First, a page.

Opinion 41: The British Government Should Declassify Turing's Counterexample to the Riemann Hypothesis

By Doron Zeilberger

Written: April 1, 2000

Post April Fool's Day Disclaimer: While this "opinion" was initially meant as my annual April Fool's "joke" to my E-correspondants, and of course, the part about Turing is fictional, the issues it raises, i.e. concealing fundamental discoveries in the name of "security" are pertinent for all times of the year.

I only recently got over my anger at the British government for holding back, for so long, the fact that the so-called Diffie-Hellman and RSA public-key encryption algorithms were anticipated by Malcolm Williamson and Cliff Cocks respectively, several years before they were rediscovered by civilians, and that the whole concept was conceived, several years before Merkle-Diffie-Hellman, by the late James Ellis.

But, in mitigation, one may argue that Ellis, Cocks, and Williamson were sworn to secrecy, and being ``top secret'' added a romantic aspect to their life that made up for the loss of fame and potential fortune. Besides, their algorithms were rediscovered by so-called academics, so the damage of this non-release to the scientific community was only having to wait for a few years.

Much more serious, in my opinion, is the `denial' of the British Defence Agency (BDA) of the very plausible rumors, that were confirmed by inside sources who spoke on the (obvious) condition of anonymity, that Alan Turing, the brilliant cracker of the ENIGMA, found a counter-example to the Riemann Hypothesis, during his service at Bletchley Park. Turing's interest in the Riemann Hypothesis is well-known, and he must have been very frustrated to be only able to publish a numerical algorithm for finding the first N zeros (Proc. London Math. Soc. v. 3 (1953) 99-117).

The reason that the British authorities have not yet declassified this breakthrough is open to speculation. Some rumors claim that Turing devised a cryptosystem whose complexity is O(n**a), where a is the absolute value of the smallest zero of the zeta function that does not lie on the critical line. Even though it is a polynomial-time algorithm, the astronomical value of a makes it "practically exponential".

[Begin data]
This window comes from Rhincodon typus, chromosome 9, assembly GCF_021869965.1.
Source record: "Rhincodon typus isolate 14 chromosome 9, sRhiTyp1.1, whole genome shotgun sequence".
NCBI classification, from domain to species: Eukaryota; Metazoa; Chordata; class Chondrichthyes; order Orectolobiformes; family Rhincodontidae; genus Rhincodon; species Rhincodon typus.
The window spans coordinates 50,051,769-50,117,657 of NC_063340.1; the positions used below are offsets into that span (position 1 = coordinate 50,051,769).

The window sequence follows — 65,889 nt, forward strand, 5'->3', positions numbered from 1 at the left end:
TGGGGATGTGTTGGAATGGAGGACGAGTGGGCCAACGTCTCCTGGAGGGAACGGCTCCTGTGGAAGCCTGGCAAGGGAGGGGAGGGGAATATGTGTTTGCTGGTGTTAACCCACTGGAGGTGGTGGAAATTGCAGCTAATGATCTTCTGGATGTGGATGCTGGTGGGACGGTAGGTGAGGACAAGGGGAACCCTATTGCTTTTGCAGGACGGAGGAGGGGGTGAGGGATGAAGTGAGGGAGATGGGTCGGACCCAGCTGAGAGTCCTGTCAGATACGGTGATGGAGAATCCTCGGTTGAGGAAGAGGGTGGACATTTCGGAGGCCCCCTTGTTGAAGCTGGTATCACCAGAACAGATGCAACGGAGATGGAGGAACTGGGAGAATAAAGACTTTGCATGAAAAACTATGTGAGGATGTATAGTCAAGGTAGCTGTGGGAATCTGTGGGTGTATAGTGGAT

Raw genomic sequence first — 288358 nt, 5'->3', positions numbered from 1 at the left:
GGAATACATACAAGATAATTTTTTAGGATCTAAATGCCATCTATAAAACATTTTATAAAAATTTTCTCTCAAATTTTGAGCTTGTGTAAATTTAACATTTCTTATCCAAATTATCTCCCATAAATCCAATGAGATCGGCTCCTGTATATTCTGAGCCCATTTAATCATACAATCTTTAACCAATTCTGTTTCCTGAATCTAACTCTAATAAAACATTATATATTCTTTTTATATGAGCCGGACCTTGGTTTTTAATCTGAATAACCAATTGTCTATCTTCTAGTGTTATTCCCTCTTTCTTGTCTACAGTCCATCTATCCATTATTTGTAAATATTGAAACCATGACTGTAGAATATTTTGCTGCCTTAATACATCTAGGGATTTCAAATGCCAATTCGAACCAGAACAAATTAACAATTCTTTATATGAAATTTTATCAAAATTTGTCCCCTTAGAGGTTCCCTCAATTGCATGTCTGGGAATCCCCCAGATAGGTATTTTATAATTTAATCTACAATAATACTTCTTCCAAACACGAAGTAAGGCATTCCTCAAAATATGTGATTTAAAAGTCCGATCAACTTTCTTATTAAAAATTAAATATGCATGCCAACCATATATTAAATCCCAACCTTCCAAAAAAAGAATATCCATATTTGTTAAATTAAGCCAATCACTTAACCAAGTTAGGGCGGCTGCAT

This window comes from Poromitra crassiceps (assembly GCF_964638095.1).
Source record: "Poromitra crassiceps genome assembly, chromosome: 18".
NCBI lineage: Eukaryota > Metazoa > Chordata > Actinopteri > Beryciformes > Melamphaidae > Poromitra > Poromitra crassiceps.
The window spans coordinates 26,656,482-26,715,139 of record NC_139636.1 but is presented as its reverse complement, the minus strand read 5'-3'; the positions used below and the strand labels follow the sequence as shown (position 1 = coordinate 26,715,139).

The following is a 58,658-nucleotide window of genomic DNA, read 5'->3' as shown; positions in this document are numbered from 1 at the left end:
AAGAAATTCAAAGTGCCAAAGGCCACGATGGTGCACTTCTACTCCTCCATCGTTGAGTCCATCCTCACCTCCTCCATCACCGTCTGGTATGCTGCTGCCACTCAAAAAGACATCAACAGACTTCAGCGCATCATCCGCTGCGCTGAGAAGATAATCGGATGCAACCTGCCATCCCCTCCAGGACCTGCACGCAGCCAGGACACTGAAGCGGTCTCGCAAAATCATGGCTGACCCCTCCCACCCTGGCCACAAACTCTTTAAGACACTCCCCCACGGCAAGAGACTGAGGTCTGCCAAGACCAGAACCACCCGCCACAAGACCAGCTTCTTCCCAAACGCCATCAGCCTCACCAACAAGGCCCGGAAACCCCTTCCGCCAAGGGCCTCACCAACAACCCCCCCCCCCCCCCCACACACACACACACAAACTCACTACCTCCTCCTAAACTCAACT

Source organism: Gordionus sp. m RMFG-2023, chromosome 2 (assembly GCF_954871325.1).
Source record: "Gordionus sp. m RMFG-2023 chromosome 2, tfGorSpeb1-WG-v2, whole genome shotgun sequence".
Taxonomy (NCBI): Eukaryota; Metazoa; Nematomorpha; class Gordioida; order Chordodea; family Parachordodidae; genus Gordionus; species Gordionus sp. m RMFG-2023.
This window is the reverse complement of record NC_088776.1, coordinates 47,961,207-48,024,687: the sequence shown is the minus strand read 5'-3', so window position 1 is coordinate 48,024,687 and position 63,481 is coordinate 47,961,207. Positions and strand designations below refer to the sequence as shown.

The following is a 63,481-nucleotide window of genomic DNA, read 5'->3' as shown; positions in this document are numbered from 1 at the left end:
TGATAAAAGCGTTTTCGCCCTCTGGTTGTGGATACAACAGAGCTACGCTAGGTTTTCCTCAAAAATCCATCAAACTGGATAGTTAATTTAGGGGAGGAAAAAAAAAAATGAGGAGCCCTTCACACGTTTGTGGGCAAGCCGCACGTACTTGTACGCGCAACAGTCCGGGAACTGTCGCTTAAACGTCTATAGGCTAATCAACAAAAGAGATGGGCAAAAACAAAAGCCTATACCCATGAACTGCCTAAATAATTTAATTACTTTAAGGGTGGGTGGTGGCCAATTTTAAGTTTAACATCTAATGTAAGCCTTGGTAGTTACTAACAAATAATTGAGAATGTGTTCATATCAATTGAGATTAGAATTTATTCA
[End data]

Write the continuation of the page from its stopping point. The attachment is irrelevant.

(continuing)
Another possible reason is that British officials, brainwashed by the conventional wisdom of main-stream mathematicians, doubt the validity of this counterexample, and refrain from revealing it in fairness to Turing himself, whose permission can no longer be solicited, this way making up for their shameful interference with his personal life.

But, for whatever reason, be it a paranoia left over from the cold war, or "noble" intentions, a discovery of such magnitude belongs to the whole world-wide mathematical community. Flat denials, of course, are not to be trusted! The BDA should either publish the Turing purported counter-example, so that it can be checked by experts like Odlyzko and te-Riele, or agree to an appointment of an independent counsel to investigate and possibly dispel the rumors.

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